Atbrox is startup company providing technology and services for Search and Mapreduce/Hadoop. Our background is from Google, IBM and research.
Update 2010-Nov-15: Amazon cluster compute instances enters 231th place on top 500 supercomputing list.
Update 2010-Jul-13: Can remove towards from the title of this posting today, Amazon just launched cluster compute instances with 10GB network bandwidth between nodes (and presents a run that enters top 500 list at 146th place, I estimate the run to cost ~$20k).
The Top 500 list is for supercomputers what Fortune 500 is for companies. About 80% of the list are supercomputers built by either Hewlett Packard or IBM, other major supercomputing vendors on the list include Dell, Sun (Oracle), Cray and SGI. Parallel linpack benchmark result is used as the ranking function for the list position (a derived list – green 500 – also includes power-efficiency in the ranking).
Trends towards Cloud Supercomputing
To our knowledge the entire top 500 list is currently based on physical supercomputer installations and no cloud computing configurations (i.e. virtual configurations lasting long enough to calculate the linpack benchmark), that will probably change within in a few years. There are however trends towards cloud-based supercomputing already (in particular within consumer internet services and pharmaceutical computations), here are some concrete examples:
- Zynga (online casual games, e.g. Farmville and Mafia Wars)
Zynga uses 12000 Amazon EC2 nodes (ref: Manager of Cloud Operations at Zynga)
- Animoto (online video production service)
Animoto scaled from 40 to 4000 EC2 nodes in 3 days (ref: CTO, Animoto)
- Myspace (social network)
Myspace simulated 1 million simultaneous users using 800 large EC2 nodes (3200 cores) (ref: highscalability.com)
- New York Times
New York Times used hundreds of EC2 nodes to process their archives in 36 hours (ref: The New York Times Archives + Amazon Web Services = TimesMachine)
- Reddit (news service)
Reddit uses 218 EC2 nodes (ref: I run reddit’s servers)
Examples with (rough) estimates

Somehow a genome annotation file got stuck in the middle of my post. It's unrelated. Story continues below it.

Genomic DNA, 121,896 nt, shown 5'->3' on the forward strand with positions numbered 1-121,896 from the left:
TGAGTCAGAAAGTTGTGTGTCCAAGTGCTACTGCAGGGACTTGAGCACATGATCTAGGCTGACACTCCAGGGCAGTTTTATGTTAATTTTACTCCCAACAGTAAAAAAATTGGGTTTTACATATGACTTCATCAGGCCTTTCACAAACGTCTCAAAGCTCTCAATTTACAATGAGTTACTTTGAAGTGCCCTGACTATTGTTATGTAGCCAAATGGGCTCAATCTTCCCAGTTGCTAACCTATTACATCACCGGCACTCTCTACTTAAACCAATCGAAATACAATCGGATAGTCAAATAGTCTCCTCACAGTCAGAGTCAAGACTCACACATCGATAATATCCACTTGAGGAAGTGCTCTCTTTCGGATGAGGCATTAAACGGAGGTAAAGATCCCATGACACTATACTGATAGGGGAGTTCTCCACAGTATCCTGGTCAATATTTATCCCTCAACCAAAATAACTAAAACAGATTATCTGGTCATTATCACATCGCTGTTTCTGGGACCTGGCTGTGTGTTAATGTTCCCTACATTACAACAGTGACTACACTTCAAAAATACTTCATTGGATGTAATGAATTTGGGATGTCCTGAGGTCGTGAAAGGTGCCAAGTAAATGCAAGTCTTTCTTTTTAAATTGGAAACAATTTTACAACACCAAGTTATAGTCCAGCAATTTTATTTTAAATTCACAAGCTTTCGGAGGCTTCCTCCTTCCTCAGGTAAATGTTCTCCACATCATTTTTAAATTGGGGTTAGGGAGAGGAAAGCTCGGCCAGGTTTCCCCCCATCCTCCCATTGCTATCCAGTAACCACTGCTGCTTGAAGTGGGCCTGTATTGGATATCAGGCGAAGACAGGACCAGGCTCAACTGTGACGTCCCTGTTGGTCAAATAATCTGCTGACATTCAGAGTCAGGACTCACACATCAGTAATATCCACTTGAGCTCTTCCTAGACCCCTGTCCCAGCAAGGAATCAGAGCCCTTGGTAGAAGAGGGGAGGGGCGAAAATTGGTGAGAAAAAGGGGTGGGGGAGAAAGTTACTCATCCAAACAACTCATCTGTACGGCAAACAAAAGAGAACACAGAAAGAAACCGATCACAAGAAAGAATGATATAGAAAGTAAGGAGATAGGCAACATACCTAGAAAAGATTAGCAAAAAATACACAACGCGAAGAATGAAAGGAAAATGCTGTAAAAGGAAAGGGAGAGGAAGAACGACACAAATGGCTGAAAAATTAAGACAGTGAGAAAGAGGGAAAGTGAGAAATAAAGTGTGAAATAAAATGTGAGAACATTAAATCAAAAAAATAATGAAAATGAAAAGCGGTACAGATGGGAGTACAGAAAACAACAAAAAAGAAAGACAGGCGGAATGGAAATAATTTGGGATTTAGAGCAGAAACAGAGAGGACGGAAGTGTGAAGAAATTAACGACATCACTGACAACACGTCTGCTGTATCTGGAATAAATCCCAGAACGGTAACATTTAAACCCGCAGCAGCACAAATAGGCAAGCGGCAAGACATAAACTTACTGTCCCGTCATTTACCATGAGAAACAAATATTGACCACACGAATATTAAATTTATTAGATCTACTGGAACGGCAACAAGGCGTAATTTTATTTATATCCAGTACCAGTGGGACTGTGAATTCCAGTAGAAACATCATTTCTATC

- Justin.tv (video service)
In october 2009 Justin.tv users watched 50 million hours of video, and they cost (reported earlier) was about 1 penny per user-video-hour, a very rough estimate would be monthly costs of 50M/0.01 = 500k$, i.e. 12*500k$ = 6M$ anually. Assuming that half their costs are computational, this would be about 3M$/(24*365*0.085) ~ 4029 EC2 nodes 24×7 through the year, but since they are a video site bandwidth is probably a significant fraction of the cost, so cutting the rough estimate in half to around 2000 EC2 nodes.
(ref: Watching TV Together, Miles Apart and Justin.tv wins funding, opens platform)
Newsweek saves up to $500.000 per year by moving to the cloud, assuming they cut their spending in half by using the cloud that would correspond to $500.000/(24h/day*365d/y*0.085$/h) ~ 670 EC2 nodes 24×7 through the year (probably a little less due to storage and bandwidth costs)
(ref: Newsweek.com Explores Amazon Cloud Computing)
Recory.gov saves up to $420.000 per year by moving to the cloud, assuming they cut their spending in half by using the cloud that would correspond to $420.000/(24h/day*365d/y*0.085$/h) ~ 560 EC2 nodes 24×7 through the year (probably a little less due to storage and bandwidth costs). (ref: Feds embrace cloud computing; move Recovery.gov to Amazon EC2)
Other examples of Cloud Supercomputing
- Pharmaceutical companies Eli Lilly, Johnson & Johnson and Genentech
Offloading computations to the cloud (ref: Biotech HPC in the Cloud and The new computing pioneers)
- Pathwork Diagnostics
Using EC2 for cancer diagnostics (ref: Of Unknown Origin: Diagnosing Cancer in the Cloud)
Amund Tveit, co-founder of Atbrox